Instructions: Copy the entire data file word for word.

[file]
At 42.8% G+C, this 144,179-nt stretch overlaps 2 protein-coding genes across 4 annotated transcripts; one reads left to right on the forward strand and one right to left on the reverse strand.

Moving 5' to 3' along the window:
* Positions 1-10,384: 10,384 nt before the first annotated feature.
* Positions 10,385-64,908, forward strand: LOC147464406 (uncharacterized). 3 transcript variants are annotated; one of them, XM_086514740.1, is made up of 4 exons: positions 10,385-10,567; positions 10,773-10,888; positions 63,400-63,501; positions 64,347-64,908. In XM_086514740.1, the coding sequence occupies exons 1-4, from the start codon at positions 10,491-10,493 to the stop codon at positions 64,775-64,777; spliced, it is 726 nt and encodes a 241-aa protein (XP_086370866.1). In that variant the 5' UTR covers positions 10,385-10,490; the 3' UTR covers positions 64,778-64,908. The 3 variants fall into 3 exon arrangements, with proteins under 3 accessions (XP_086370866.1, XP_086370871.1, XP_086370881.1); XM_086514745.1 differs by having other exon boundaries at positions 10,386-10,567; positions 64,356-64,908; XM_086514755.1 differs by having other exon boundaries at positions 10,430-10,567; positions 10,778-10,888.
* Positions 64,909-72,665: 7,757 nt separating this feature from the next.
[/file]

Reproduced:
At 42.8% G+C, this 144,179-nt stretch overlaps 2 protein-coding genes across 4 annotated transcripts; one reads left to right on the forward strand and one right to left on the reverse strand.

Moving 5' to 3' along the window:
* Positions 1-10,384: 10,384 nt before the first annotated feature.
* Positions 10,385-64,908, forward strand: LOC147464406 (uncharacterized). 3 transcript variants are annotated; one of them, XM_086514740.1, is made up of 4 exons: positions 10,385-10,567; positions 10,773-10,888; positions 63,400-63,501; positions 64,347-64,908. In XM_086514740.1, the coding sequence occupies exons 1-4, from the start codon at positions 10,491-10,493 to the stop codon at positions 64,775-64,777; spliced, it is 726 nt and encodes a 241-aa protein (XP_086370866.1). In that variant the 5' UTR covers positions 10,385-10,490; the 3' UTR covers positions 64,778-64,908. The 3 variants fall into 3 exon arrangements, with proteins under 3 accessions (XP_086370866.1, XP_086370871.1, XP_086370881.1); XM_086514745.1 differs by having other exon boundaries at positions 10,386-10,567; positions 64,356-64,908; XM_086514755.1 differs by having other exon boundaries at positions 10,430-10,567; positions 10,778-10,888.
* Positions 64,909-72,665: 7,757 nt separating this feature from the next.